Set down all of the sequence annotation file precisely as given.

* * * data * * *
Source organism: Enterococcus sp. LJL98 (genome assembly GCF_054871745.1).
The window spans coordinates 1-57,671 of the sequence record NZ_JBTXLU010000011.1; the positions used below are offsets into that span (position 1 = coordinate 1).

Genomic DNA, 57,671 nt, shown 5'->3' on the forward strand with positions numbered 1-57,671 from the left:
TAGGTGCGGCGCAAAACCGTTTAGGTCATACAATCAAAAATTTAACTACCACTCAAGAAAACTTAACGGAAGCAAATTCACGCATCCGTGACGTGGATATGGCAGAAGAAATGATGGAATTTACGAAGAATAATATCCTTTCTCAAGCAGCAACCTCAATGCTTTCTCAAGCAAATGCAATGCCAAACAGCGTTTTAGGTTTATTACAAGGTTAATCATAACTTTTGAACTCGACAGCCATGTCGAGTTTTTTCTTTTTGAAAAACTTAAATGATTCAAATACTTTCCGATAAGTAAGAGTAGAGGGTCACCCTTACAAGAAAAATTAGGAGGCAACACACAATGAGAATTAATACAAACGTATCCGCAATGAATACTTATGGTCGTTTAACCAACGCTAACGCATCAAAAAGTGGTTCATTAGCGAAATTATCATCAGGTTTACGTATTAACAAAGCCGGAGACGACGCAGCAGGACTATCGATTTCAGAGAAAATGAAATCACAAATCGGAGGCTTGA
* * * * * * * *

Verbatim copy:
Source organism: Enterococcus sp. LJL98 (genome assembly GCF_054871745.1).
The window spans coordinates 1-57,671 of the sequence record NZ_JBTXLU010000011.1; the positions used below are offsets into that span (position 1 = coordinate 1).

Genomic DNA, 57,671 nt, shown 5'->3' on the forward strand with positions numbered 1-57,671 from the left:
TAGGTGCGGCGCAAAACCGTTTAGGTCATACAATCAAAAATTTAACTACCACTCAAGAAAACTTAACGGAAGCAAATTCACGCATCCGTGACGTGGATATGGCAGAAGAAATGATGGAATTTACGAAGAATAATATCCTTTCTCAAGCAGCAACCTCAATGCTTTCTCAAGCAAATGCAATGCCAAACAGCGTTTTAGGTTTATTACAAGGTTAATCATAACTTTTGAACTCGACAGCCATGTCGAGTTTTTTCTTTTTGAAAAACTTAAATGATTCAAATACTTTCCGATAAGTAAGAGTAGAGGGTCACCCTTACAAGAAAAATTAGGAGGCAACACACAATGAGAATTAATACAAACGTATCCGCAATGAATACTTATGGTCGTTTAACCAACGCTAACGCATCAAAAAGTGGTTCATTAGCGAAATTATCATCAGGTTTACGTATTAACAAAGCCGGAGACGACGCAGCAGGACTATCGATTTCAGAGAAAATGAAATCACAAATCGGAGGCTTGA